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3 Modes Of Thinking: Lateral, Divergent, and; Convergent

A fundamental element of humanity is our capacity for serious belief and imaginative creativity. It appears as though our capability and choice to do so repeatedly in some ways define us as kinds.

Furthermore, it is not a tremendous leap to assert that the ability and proclivity to think critically, thoughtfully, and imaginatively are more important than topic knowledge, but that is a discussion for another day.

3 Modes Of Thinking: Lateral, Divergent & Convergent Thought

1. Convergent Thinking

Summary: Using logic

Wikipedia Excerpt & Overview

‘Convergent thinking is a term coined by Joy Paul Guilford’ (who also coined the term for the ‘opposite’ way of thinking, ‘Divergent Thinking’).

‘It generally means the ability to give the “correct” answer to standard questions that do not require significant creativity, for instance in most tasks in school and on standardized multiple-choice tests for intelligence.

Convergent thinking is frequently utilised alongside divergent thinking. Convergent thinking is a way of thinking that is oriented around the goal of developing a single, well-established solution to a problem. Convergent thinking is a technique for problem-solving creativity. When an individual applies critical thinking to a situation, they intentionally form conclusions based on standards or probability. This is in contrast to divergent thinking, which defers judgement in favour of exploring and accepting a variety of viable solutions.’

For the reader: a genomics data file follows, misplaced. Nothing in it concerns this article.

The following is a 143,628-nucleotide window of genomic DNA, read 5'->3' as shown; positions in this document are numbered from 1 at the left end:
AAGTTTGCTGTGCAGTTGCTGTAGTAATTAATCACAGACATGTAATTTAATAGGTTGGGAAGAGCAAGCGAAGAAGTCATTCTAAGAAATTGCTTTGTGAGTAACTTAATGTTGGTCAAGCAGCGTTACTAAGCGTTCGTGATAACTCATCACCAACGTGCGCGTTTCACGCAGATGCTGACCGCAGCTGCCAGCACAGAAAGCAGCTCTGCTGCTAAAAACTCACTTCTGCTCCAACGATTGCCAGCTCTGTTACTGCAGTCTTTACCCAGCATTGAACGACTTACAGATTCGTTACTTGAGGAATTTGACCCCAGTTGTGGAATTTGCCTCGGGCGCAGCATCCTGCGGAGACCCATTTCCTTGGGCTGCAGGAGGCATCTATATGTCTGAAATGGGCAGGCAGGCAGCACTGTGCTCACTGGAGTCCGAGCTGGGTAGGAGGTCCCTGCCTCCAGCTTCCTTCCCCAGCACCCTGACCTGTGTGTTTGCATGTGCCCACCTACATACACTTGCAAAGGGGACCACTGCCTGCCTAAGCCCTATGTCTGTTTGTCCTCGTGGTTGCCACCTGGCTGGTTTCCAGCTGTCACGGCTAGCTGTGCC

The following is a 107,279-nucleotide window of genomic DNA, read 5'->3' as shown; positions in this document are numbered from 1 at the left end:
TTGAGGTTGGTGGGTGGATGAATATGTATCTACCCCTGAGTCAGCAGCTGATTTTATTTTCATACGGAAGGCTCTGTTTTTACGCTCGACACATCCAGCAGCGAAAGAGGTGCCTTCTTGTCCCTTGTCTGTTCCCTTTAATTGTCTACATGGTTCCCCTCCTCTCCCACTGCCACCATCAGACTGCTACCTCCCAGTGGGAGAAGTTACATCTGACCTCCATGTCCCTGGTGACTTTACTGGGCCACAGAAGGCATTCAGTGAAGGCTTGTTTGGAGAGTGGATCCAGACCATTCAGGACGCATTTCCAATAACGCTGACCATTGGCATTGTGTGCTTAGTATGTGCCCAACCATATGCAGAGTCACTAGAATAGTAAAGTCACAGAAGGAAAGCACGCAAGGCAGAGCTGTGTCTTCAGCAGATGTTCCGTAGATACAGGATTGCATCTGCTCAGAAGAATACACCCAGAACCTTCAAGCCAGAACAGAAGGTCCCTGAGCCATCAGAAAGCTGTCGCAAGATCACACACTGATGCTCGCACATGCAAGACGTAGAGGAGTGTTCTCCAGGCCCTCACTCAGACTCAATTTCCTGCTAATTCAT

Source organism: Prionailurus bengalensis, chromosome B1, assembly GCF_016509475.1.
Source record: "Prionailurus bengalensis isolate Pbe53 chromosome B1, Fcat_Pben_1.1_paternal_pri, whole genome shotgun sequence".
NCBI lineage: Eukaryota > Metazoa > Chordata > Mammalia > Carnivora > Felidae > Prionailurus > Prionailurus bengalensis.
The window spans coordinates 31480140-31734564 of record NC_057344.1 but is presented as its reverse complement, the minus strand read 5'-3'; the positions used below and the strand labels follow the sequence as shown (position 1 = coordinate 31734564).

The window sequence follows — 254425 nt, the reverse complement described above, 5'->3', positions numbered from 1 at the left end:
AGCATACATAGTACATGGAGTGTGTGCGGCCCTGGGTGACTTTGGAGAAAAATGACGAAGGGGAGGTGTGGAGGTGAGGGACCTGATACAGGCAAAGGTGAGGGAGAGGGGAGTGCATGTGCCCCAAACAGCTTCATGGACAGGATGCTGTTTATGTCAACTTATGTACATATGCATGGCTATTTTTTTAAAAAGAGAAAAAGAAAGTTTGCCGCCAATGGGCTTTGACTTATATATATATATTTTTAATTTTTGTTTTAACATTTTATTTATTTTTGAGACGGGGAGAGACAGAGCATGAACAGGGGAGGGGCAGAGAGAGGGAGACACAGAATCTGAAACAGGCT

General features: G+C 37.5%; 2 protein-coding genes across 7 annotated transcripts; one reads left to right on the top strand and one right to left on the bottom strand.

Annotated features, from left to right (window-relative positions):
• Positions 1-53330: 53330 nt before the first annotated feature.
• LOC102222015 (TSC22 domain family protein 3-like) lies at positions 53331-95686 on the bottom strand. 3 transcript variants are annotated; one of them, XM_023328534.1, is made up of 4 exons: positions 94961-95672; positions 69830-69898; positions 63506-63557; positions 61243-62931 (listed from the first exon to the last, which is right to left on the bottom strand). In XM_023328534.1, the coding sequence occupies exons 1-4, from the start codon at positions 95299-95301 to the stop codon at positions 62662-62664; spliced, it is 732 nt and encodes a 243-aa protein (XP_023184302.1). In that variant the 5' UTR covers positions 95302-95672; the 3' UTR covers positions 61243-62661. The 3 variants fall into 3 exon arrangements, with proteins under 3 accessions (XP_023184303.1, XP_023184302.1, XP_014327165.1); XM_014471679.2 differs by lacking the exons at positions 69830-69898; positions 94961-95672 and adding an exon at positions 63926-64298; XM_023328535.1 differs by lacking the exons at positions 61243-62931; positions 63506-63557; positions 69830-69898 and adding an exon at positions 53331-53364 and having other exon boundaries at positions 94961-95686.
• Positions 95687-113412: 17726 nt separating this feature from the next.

2. Divergent Thinking

Summary: Using imagination

Also called: Creative Thinking or Horizontal Thinking

Wikipedia Excerpt & Overview

‘Divergent thinking is a thought process or method used to generate creative ideas by exploring many possible solutions. It is often used in conjunction with its cognitive colleague, convergent thinking, which follows a particular set of logical steps to arrive at one solution, which in some cases is a ‘correct’ solution. By contrast, divergent thinking typically occurs in a spontaneous, free-flowing, ‘

By contrast, divergent thinking generally occurs in a spontaneous, free-flowing, ‘non-linear’ fashion, resulting in the generation of several ideas through emergent cognitive processes. Numerous alternative solutions are investigated in a short period of time, and unexpected connections are made. After the process of divergent thinking is complete, convergent thinking is used to organise and arrange thoughts and information.’

3. Lateral Thinking

Summary: Using both Convergent and Divergent Thinking

Also called: ‘Thinking Outside the Box’

Wikipedia Excerpt & Overview

‘Lateral thinking is solving problems through an indirect and creative approach, using reasoning that is not immediately obvious and involving ideas that may not be obtainable by using only traditional step-by-step logic.

To grasp lateral thinking, it is important to make a comparison between it and critical thinking. Critical thinking is preoccupied with determining the truthfulness of statements and identifying mistakes. Lateral thinking is more concerned with a statement’s or idea’s “movement value.” A person uses lateral thinking to progress from one well-known concept to the generation of new ones.’

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